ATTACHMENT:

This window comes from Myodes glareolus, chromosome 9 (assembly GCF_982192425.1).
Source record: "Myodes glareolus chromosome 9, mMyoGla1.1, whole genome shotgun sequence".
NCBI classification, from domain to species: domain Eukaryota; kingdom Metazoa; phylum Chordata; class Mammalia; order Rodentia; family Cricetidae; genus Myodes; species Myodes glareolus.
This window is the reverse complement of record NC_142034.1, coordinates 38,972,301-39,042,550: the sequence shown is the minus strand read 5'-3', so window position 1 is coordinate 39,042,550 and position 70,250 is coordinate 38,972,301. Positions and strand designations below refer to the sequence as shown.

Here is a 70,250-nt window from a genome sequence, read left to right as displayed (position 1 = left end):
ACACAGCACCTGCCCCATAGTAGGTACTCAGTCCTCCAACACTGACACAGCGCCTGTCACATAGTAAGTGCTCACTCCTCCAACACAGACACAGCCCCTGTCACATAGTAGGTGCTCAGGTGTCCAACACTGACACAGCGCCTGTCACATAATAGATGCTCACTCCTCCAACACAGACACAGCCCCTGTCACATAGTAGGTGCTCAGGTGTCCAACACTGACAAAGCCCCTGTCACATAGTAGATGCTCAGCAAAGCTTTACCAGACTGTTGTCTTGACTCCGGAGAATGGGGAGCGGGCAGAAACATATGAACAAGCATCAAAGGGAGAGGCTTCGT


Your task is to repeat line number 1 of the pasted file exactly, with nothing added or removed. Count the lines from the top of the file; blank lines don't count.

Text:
This window comes from Myodes glareolus, chromosome 9 (assembly GCF_982192425.1).